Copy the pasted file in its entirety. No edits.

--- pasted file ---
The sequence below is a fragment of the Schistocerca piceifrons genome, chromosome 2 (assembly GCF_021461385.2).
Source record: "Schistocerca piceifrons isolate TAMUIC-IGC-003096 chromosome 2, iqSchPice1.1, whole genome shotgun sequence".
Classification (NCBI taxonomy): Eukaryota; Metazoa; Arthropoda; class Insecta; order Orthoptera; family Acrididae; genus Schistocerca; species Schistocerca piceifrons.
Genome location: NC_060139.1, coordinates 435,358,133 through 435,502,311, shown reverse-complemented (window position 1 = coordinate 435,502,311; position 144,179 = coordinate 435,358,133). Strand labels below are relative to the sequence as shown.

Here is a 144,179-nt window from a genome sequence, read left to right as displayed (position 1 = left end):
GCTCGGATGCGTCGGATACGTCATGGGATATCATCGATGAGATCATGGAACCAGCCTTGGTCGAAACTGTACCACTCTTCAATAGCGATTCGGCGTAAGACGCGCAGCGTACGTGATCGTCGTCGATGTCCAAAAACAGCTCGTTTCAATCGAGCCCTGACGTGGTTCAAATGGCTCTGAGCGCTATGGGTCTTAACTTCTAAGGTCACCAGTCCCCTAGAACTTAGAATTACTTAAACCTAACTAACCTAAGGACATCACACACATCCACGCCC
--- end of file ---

The sequence below is a fragment of the Schistocerca piceifrons genome, chromosome 2 (assembly GCF_021461385.2).
Source record: "Schistocerca piceifrons isolate TAMUIC-IGC-003096 chromosome 2, iqSchPice1.1, whole genome shotgun sequence".
Classification (NCBI taxonomy): Eukaryota; Metazoa; Arthropoda; class Insecta; order Orthoptera; family Acrididae; genus Schistocerca; species Schistocerca piceifrons.
Genome location: NC_060139.1, coordinates 435,358,133 through 435,502,311, shown reverse-complemented (window position 1 = coordinate 435,502,311; position 144,179 = coordinate 435,358,133). Strand labels below are relative to the sequence as shown.

Here is a 144,179-nt window from a genome sequence, read left to right as displayed (position 1 = left end):
GCTCGGATGCGTCGGATACGTCATGGGATATCATCGATGAGATCATGGAACCAGCCTTGGTCGAAACTGTACCACTCTTCAATAGCGATTCGGCGTAAGACGCGCAGCGTACGTGATCGTCGTCGATGTCCAAAAACAGCTCGTTTCAATCGAGCCCTGACGTGGTTCAAATGGCTCTGAGCGCTATGGGTCTTAACTTCTAAGGTCACCAGTCCCCTAGAACTTAGAATTACTTAAACCTAACTAACCTAAGGACATCACACACATCCACGCCC